What's the next big thing? Trade magazine InfoWorld asked Microsoft co-founder Bill Gates, and strangely, exactly none of his answers relate to technology Mr. Softy is selling today.
"Robots, pervasive screens, speech interaction will all change the way we look at 'computers.' Once seeing, hearing, and reading (including handwriting) work very well you will interact in new ways," Gates said when asked disruptive changes in computing.
After witnessing all that was on display at last month's Consumer Electronics Show, I think he's right. And yet Gates doesn't appear to be betting on any of these potential breakthroughs. Instead his personal fund -- Cascade Investment -- recently reported positions in Arch Capital Group, Canadian National Railway, Liberty Global, and Waste Management.
Not exactly a gathering of innovators, is it?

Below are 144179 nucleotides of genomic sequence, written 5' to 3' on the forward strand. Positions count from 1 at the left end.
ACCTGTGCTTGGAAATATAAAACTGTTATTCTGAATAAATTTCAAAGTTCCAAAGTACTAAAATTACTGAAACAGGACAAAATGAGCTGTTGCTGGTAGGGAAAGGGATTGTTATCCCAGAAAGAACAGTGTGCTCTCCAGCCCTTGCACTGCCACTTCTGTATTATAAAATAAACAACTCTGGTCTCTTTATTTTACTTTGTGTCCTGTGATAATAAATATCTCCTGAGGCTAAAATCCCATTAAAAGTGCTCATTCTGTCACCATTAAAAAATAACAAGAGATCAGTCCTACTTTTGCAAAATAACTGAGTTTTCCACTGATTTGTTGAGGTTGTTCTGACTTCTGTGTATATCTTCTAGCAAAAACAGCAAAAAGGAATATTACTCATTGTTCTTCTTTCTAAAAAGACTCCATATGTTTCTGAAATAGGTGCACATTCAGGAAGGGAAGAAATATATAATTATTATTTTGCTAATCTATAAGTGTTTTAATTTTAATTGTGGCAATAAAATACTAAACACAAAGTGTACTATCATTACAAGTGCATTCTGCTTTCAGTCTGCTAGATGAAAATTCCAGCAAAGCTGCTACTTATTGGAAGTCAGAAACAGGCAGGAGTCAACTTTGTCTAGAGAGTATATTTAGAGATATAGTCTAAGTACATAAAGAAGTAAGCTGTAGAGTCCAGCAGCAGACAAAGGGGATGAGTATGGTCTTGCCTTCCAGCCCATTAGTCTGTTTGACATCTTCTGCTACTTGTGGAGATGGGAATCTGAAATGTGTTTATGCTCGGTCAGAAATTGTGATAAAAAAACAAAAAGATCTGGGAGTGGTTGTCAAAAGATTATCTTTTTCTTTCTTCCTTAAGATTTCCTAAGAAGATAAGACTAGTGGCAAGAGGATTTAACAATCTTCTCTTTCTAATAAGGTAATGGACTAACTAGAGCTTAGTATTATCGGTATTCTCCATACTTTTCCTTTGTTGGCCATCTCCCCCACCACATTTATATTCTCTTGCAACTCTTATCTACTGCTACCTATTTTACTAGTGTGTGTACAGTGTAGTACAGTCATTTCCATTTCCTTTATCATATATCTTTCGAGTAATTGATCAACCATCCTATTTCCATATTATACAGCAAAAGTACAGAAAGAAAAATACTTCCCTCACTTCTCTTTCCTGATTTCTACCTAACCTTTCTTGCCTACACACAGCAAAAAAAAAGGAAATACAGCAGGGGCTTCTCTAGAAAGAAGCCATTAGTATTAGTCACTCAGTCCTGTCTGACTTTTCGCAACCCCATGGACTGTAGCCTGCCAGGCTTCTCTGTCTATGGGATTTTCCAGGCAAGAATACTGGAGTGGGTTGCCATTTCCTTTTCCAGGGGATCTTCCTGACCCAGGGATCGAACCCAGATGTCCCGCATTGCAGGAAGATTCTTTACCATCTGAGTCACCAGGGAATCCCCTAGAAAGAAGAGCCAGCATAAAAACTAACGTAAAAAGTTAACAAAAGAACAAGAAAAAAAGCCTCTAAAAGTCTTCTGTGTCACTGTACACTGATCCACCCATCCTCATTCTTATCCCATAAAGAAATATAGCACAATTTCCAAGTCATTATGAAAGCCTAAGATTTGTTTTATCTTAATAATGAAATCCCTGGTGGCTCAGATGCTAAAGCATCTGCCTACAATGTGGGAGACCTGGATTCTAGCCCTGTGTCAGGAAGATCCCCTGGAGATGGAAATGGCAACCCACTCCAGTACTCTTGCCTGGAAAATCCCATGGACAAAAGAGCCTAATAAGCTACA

Maybe it doesn't matter. Like the rest of us, Gates is entitled to make any size position bet and only the largest need be reported to the SEC. In that case, I envision Gates taking small positions in businesses enabling each of the three breakthroughs he cites. Or, specifically:
- iRobot (NASDAQ: IRBT ) . The king of consumer cleanup bots is finding new its way into new markets. A deal with InTouch Health has the company putting its FDA-approved RP-VITA bot in rural hospitals for "telemedicine," a fancy term for remote diagnosis of certain ailments.
- Universal Display (NASDAQ: OLED ) . A pioneer of the flexible OLED screens that wowed CES audiences already has deals with Samsung and LG Display. The company should cash in nicely as consumers push for not only smarter but also lighter and more durable devices.
- Nuance Communications (NASDAQ: NUAN ) . Earned headlines for finding better ways to leverage voice technology in cars but is also working on a voice-activated "assistant" that travels with you everywhere you go.
Think I'm wrong? Are there better companies working on the shifts Gates describes? Please weigh in using the comment box below. And remember: no matter where you stand, we're still early in the shift to fully interactive mobile computing, a change that our analysts call "The Next Trillion-Dollar Revolution." Find out who they believe will profit most from the uprising in this new research report, which you can download right now -- go ahead, it's free.